Return to Transcripts main page
NEW DAY SATURDAY
Sheriff: Suspect Swung Machete At TSA Agents; Report: TSA Clears Convict For Pre-Check; ISIS Claims Responsibility For Mosque Attacks; Tunisia Facing Threat of Terrorism; Strange Case of Robert Durst; Bobbi Kristina Transferred to Rehabilitation Center; In the Midst of March Madness; Aired 6-7a ET
Aired March 21, 2015 - 06:00 ET
THIS IS A RUSH TRANSCRIPT. THIS COPY MAY NOT BE IN ITS FINAL FORM AND MAY BE UPDATED.
VICTOR BLACKWELL, CNN ANCHOR: Happening overnight, an airport in chaos. A man armed with a machete and bug spray attacks TSA workers at New Orleans International Airport.
CHRISTI PAUL, CNN ANCHOR: And terror in Yemen, the death toll mounts after bombs explode at two mosques where scores of people were worshipping at the time. ISIS is claiming credit for that attack.
BLACKWELL: Could millionaire, Robert Durst be tied to other unsolved crimes? The FBI is asking detectives across the country to dust off their cold case files.
PAUL: It's 6:00. You are up early and we are ready for you. Good morning, everybody. I'm Christi Paul.
BLACKWELL: I'm Victor Blackwell. As always, good to be with you, but we have to start this morning with this terrifying scene at the New Orleans Airport last night.
Crowds of frightened travelers there sent scrambling as a man with a machete was shot by police. This incident started when Richard White, 62 years old, stormed through a security check point and dousing TSA agents with wasps stray and then threatened them with his machete.
PAUL: This was a dramatic scene we are told. One agent fought right back with a piece of luggage. Another opened fire and shot him in the leg, the chest and the face.
BLACKWELL: White, and you see him here on the stretcher in a cell phone picture, he was taken to a local hospital where he underwent surgery. We do not know what his condition is, but of course, we will continue to update you as we learn more.
PAUL: We do want you to listen to the sheriff the Jefferson Parish sheriff because he is going to describe exactly what happened.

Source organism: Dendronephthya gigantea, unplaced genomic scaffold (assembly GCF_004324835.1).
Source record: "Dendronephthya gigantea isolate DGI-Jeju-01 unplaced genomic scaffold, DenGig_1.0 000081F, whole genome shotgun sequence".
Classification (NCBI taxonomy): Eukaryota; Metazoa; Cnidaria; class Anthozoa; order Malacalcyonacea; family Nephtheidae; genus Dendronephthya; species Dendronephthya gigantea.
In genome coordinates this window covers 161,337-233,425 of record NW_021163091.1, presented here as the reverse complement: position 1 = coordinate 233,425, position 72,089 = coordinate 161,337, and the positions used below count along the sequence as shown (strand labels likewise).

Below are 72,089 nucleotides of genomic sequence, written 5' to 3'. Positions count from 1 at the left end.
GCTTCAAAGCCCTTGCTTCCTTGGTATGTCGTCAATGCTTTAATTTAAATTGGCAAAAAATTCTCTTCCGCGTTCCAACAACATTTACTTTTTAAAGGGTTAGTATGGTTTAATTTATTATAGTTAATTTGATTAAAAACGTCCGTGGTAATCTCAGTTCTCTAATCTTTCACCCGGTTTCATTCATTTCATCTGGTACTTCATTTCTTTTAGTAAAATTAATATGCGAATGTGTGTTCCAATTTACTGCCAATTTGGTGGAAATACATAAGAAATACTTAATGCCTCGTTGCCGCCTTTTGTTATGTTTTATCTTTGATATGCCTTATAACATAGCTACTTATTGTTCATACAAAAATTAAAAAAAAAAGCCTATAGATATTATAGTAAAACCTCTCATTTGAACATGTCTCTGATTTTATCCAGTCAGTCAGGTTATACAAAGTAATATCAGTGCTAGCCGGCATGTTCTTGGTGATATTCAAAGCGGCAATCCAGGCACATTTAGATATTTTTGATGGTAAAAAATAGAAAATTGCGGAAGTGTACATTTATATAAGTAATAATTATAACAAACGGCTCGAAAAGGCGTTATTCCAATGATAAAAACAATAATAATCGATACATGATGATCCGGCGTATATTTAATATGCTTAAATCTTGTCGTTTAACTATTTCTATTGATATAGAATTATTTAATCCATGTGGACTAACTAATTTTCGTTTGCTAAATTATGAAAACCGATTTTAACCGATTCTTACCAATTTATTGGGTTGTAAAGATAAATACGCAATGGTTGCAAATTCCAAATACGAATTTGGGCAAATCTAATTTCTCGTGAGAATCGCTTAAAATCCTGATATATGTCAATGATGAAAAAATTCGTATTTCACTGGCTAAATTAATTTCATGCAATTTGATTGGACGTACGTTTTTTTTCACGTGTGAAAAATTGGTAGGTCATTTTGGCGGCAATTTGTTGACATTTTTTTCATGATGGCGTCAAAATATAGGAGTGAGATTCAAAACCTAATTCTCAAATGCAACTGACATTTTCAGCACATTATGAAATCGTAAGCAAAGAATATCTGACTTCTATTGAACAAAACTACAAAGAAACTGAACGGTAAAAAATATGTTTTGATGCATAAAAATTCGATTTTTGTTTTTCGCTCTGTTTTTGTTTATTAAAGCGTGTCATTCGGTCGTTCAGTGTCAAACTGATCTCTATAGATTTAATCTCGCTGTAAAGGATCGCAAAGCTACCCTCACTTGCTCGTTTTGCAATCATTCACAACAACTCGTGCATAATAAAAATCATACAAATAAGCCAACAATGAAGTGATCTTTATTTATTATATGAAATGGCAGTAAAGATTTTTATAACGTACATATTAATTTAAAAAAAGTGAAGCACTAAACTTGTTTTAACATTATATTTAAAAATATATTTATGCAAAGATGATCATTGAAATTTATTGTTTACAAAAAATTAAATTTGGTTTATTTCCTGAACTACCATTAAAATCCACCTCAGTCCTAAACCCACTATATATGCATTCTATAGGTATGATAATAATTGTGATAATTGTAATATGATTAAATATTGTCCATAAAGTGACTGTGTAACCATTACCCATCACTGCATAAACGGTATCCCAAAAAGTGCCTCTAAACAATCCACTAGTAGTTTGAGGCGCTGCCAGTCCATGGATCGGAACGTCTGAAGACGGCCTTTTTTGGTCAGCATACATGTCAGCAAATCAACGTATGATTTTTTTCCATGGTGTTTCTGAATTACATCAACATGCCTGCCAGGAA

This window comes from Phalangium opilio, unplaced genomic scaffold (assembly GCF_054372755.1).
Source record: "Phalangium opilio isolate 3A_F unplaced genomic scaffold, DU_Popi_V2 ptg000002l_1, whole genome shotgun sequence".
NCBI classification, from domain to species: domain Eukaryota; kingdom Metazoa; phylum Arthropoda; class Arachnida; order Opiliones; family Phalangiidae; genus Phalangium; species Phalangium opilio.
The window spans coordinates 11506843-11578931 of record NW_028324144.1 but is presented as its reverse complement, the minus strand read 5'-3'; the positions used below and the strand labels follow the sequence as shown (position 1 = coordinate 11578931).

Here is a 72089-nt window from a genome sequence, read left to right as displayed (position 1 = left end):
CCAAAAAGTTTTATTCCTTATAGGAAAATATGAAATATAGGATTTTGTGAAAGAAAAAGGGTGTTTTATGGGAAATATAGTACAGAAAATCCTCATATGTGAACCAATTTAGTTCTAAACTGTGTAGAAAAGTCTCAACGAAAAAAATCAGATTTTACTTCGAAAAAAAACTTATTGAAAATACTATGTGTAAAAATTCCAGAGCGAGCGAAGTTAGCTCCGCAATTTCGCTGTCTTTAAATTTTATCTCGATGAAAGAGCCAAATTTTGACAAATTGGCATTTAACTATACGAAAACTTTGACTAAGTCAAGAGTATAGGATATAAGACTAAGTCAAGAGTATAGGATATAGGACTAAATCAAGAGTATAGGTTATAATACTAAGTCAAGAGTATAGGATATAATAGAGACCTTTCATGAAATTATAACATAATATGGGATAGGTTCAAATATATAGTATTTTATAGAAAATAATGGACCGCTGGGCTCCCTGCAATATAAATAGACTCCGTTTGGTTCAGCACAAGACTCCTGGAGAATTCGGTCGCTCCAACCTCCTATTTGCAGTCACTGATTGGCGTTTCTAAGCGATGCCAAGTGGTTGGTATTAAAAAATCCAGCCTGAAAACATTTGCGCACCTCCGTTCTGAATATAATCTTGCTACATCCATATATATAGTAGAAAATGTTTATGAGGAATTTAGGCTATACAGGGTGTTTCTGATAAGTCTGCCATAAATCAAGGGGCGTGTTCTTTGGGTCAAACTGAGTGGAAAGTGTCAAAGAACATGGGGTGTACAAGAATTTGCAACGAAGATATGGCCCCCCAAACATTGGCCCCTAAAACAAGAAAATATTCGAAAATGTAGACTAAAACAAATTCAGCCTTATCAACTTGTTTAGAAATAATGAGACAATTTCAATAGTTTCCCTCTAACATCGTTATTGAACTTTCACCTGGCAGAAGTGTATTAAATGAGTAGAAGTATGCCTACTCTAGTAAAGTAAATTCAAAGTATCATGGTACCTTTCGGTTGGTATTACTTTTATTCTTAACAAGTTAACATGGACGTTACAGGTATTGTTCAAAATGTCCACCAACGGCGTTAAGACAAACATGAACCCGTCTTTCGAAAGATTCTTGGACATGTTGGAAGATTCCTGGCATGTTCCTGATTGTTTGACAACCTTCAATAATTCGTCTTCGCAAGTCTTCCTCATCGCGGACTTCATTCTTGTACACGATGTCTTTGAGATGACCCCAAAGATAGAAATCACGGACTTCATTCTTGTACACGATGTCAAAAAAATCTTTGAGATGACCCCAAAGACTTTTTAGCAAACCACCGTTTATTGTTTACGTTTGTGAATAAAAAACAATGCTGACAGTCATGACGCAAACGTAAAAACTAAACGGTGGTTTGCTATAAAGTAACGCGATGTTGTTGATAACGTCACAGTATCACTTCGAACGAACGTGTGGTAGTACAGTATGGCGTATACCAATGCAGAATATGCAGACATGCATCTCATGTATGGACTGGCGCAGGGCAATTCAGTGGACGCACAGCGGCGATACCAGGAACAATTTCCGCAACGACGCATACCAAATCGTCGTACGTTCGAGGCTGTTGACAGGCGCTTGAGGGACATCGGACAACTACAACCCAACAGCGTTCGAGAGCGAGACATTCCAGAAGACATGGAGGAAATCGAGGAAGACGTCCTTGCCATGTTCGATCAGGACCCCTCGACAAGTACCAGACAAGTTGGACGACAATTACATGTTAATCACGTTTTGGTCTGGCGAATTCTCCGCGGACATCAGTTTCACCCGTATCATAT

NEWELL NORMAN, JEFFERSON PARISH SHERIFF: He walked down the TSA pre- line, encountered the TSA officer who was checking the boarding passes with the scanning machine to be scanned. He was challenged at that point in time by the TSA officer.
The response was he pulled a can of wasp spray and sprayed the officer in the face. He proceeded past that checkpoint and encountered the second TSA officer and then the third TSA officer almost simultaneously. One was a female and one was a male.
He sprayed the male in the face. The male TSA officer grabbed a piece of luggage in order to defend himself as it relates to the machete. He turned. He went through the magnetometer with the perpetrator chasing him.
They got to the end of the line and they both made the turn around the benches and were heading out of the exit. When going through the magnetometer, the TSA alerted the law enforcement officer who's manned at the exit.
The law enforcement officer proceeded down the exit line to come around, come in very close contact to the individual with the machete and that officer fired three times, hitting the perpetrator once in the left chest, the left facial area, and the left eye.
BLACKWELL: All right, clear description of what happened there. Let's dig deeper now with Tom Fuentes. He is the CNN law enforcement analyst and the former assistant director of the FBI.
Tom, let's just start generally because this is not the first attack against a TSA officer in an airport. What is your reaction to what happened in New Orleans?
TOM FUENTES, CNN LAW ENFORCEMENT ANALYST: Good morning, Victor. Sounds like you have a mentally disturbed person, who decides to attack the officers right at the checkpoint, and that's the first time he would have encountered any kind of a checkpoint in the airport. That's what they're there for.
So the unfortunate thing is that that's the first line of defense and in some cases the last line of defense for people like him to get passed security and get into an airport.
BLACKWELL: Let's explore that. So you say that's the first line of security and maybe sometimes the last. Do you think there should be an extra layer? Because if he decided that he wanted to use that machete at check in or at the drop off point, there would have been no security between him and the passengers?
FUENTES: Well, you have to have a security point at some reasonable place in the airport. The problem is, you know, it's been discussed in the past why don't they put the magnetometer machines at the front door, then that becomes the first checkpoint, and that would be the point that he would pull a machete.
I have commented before that it's not practical. You cannot have people lined up on the sidewalk with all their luggage not even checked in yet at the airport especially, you know, we have wind chills of 20, 30 below zero and many cities in the U.S. is winter.